The cats are agitated because I am eating a tuna salad sandwich. Never get so excited by the smell of ravioli or anything Mexican… but tuna salad? They want to get closer, jump up on the desk, which is not a good thing because they walk on the keyboard and something like this happens:
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Affectionate creatures, rubbing against my leg.
What, though, if I smelled like tuna salad?
I’ve always admired Don Quixote. Why? Because of his marvelous blindness. He can see, but only vague shapes he must interpret with his imagination. His marvelous imagination took root in novels, in romance, in the idyllic impressions found within the minds of men like himself, men who long for some sense of the nobility of intent in mankind, a concept expressed in the code of the chevalier, a notion that prevailed in the novels written in the time of the Don’s creator. Which notions likely never really existed in fact, or in practice, only in the words that formed the ideal.
Of course, neither did Don Quixote exist.
The old man was a character in a book, a novel at that, an intellectual vehicle, the projection of someone like myself, a writer… in this case a man, Miguel de Cervantes Saavedra.
A writer tries to rebuild the world with a framework of words. So, by that token, in such a world, I can have dinner with the Don. Perhaps a meal consisting of tuna salad sandwiches on soft rye bread. Cold iced tea or beer in chilled pewter mugs. For desert, maybe fresh cinnamon and raisin spice cake with sweet, thick, rich, rich, rich butter icing and coffee. Of course, the food would not really matter. It could be anything… roast beef, chicken, lamb, pulled pork. Food is food. The dinner is only a platform on which to build a conversation.
In that conversation, perhaps I could tell a story, inject an opinion, betray confidences. Because I so love the heart of Don Quixote, perhaps I would only listen.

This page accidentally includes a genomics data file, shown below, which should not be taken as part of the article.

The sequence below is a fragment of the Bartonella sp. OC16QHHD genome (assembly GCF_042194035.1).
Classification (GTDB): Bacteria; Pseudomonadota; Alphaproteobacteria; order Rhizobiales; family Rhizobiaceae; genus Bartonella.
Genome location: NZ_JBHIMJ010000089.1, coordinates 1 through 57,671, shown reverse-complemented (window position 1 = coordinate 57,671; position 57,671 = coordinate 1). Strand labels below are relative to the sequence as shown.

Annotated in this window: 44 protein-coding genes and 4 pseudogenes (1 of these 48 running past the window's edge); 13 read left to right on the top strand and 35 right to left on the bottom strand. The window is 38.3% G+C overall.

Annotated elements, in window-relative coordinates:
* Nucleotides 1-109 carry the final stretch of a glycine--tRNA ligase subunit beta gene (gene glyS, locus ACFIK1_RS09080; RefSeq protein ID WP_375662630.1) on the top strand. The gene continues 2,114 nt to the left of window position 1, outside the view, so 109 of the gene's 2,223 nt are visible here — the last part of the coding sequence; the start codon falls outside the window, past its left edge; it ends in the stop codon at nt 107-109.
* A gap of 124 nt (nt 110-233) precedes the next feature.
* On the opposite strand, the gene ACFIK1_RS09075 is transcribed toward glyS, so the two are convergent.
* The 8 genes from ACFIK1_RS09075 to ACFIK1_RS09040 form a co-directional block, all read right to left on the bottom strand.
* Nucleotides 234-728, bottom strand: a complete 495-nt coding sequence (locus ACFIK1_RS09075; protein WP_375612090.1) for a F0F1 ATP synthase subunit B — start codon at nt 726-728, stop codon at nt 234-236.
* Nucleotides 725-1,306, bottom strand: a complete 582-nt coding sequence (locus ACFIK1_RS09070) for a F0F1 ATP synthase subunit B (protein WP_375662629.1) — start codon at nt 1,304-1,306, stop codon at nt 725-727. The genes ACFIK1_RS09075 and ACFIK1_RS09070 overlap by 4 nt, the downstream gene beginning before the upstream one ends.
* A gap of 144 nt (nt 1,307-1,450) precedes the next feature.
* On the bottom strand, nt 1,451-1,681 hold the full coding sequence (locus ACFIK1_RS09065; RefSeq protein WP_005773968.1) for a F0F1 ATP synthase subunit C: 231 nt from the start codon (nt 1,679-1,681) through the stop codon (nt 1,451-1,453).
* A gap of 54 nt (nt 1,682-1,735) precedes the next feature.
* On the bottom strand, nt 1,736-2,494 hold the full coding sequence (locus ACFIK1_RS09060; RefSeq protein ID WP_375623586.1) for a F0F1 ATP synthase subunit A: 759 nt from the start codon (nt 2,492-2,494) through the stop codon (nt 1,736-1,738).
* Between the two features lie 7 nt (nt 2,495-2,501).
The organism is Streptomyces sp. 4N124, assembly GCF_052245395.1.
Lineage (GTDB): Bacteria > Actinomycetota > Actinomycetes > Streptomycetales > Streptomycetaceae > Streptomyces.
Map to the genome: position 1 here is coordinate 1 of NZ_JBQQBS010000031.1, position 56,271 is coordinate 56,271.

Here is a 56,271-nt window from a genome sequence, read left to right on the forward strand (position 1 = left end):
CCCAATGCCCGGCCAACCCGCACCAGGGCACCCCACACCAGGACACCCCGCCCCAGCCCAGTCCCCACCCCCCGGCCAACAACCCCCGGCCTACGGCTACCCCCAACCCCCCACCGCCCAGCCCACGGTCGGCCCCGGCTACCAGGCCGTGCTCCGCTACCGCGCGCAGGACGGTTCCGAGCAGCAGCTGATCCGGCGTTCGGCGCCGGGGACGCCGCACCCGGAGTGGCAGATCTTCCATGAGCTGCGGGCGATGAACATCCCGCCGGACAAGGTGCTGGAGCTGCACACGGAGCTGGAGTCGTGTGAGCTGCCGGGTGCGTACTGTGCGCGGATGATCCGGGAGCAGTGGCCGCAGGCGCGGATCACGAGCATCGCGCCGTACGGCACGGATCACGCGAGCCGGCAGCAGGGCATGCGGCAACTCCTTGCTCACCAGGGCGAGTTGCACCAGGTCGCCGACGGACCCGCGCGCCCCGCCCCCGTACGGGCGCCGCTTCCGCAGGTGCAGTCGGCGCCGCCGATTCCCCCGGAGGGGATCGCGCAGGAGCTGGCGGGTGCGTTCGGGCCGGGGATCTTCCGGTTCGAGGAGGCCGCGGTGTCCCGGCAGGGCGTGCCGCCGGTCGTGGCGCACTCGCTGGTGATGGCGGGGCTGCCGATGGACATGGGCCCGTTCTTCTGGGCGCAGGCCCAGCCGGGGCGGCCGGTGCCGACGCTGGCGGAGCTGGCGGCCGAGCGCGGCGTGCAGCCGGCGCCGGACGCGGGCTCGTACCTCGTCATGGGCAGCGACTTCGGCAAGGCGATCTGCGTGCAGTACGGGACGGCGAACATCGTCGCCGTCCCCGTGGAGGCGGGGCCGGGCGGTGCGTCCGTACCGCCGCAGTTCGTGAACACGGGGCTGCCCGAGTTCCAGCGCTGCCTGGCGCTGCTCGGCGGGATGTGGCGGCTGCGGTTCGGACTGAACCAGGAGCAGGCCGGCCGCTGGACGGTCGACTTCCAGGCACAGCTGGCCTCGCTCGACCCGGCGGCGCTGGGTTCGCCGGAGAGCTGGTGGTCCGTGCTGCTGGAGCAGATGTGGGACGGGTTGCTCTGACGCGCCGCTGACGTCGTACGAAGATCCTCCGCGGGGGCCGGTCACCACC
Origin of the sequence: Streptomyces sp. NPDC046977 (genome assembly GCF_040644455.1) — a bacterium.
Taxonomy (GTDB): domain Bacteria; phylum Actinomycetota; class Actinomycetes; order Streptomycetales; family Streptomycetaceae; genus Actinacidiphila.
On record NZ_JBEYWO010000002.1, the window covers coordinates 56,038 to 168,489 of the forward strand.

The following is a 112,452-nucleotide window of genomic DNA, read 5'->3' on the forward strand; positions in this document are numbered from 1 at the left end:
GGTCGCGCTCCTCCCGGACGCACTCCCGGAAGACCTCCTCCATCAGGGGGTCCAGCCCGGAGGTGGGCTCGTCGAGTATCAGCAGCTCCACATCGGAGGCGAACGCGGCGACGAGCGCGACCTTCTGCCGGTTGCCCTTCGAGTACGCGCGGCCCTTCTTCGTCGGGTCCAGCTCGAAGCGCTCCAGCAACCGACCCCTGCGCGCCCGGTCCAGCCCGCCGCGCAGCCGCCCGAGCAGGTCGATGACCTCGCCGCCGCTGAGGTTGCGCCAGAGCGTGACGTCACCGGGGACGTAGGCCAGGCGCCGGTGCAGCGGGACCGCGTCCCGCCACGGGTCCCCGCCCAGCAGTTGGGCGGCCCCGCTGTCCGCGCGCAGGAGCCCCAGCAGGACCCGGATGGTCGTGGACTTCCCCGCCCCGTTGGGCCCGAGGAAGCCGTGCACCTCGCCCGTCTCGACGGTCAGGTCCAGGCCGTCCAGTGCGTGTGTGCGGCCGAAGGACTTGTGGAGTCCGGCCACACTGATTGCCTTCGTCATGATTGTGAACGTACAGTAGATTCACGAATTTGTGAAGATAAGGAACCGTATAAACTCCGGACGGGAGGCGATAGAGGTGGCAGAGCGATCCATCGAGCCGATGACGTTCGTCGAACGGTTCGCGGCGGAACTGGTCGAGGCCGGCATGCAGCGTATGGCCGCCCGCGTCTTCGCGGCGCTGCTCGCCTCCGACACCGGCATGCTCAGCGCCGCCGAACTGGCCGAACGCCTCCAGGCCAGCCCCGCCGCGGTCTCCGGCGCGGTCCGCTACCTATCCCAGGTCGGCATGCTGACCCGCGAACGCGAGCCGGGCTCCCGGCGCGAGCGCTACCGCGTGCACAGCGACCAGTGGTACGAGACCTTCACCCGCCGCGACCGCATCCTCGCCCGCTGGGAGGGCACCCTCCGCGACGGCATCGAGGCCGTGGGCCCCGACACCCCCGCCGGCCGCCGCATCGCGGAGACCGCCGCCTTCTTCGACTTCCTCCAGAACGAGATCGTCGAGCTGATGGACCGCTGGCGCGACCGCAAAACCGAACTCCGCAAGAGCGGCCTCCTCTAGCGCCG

Cervantes is dead … though his words, his mind, the Don lives on. I suppose that I am upset that Cervantes wrote the story so that the Don died of a broken heart, but isn’t that the fate of any man or woman who aspires? It’s no coincidence that the brain is the organ within us that is closest to the heavens, that the bowels are closest to the ground, that our heart lies somewhere between the two. In a way, the concept is comedic and so it is, or was, that in the mind of Cervantes, Don Quixote must die aggrieved. It’s the natural consequence of truth.
Ha! Foolish old man.
Where do you get such notions? Die already. We need the bed. We need the space you’re taking up, the fucking air you’re sucking in, the food you turn to waste. Die!
So the dinner we share is not unusual, I think. Maybe in a clean, noisy diner in Missouri or Oklahoma. Meatloaf and mashed potatoes, peas, corn, or maybe gravy and black-eyed peas. Meatloaf has this crispy edge and on the top of the slices, a thin red layer of baked, sweet ketchup.
Lots of coffee. Pretty waitress.
The conversation? Dreams. Beautiful dreams and maybe dark dreams as well, but dark with a twist of charity. Laughter, tears, emotions swell.
I am a writer. This is what I do.